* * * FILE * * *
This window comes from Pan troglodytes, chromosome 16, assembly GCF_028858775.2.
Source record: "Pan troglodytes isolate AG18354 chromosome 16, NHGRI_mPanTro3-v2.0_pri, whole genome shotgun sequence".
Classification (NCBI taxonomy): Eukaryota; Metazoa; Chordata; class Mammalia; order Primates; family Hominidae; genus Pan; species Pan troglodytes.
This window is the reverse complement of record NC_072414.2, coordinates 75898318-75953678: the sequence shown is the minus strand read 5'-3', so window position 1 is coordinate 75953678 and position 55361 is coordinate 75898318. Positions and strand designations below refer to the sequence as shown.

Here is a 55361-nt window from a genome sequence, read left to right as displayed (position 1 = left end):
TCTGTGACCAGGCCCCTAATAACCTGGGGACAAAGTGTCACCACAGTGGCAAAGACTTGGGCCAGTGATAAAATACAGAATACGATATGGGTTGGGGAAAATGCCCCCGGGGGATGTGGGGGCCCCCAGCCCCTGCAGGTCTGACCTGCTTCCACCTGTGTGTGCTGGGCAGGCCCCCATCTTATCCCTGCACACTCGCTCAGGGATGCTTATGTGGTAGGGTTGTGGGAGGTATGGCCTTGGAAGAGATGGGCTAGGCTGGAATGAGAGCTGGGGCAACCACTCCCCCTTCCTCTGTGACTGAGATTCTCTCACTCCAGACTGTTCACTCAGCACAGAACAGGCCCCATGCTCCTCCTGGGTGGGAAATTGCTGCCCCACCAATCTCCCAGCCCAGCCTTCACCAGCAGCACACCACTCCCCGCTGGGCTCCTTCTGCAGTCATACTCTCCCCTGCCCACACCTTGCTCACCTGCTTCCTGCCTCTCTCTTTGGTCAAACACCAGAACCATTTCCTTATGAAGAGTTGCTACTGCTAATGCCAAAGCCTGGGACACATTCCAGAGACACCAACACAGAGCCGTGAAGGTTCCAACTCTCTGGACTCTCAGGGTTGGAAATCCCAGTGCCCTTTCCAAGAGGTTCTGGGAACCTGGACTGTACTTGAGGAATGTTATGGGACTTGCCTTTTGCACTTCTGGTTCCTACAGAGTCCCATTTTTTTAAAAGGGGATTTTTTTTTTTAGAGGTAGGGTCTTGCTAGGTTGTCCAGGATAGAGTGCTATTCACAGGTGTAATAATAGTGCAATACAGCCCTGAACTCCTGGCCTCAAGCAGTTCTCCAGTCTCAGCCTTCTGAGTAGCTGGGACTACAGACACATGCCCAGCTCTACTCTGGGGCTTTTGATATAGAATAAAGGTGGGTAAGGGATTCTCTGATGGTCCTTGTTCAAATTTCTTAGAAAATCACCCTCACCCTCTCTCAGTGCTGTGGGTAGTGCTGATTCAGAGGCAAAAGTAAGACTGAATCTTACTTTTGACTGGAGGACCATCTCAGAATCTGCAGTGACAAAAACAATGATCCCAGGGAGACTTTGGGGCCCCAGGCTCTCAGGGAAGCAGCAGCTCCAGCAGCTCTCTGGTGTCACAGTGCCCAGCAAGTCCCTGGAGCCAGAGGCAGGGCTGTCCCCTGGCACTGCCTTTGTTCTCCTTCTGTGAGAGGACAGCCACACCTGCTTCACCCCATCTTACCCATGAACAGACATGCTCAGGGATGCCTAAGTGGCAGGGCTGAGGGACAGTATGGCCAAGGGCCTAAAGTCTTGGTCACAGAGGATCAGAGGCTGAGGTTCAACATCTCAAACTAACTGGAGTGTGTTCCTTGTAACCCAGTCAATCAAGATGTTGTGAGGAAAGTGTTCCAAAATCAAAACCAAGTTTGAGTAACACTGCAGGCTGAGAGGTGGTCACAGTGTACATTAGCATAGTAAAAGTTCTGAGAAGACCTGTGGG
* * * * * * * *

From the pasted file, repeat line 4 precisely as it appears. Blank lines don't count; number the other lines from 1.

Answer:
This window is the reverse complement of record NC_072414.2, coordinates 75898318-75953678: the sequence shown is the minus strand read 5'-3', so window position 1 is coordinate 75953678 and position 55361 is coordinate 75898318. Positions and strand designations below refer to the sequence as shown.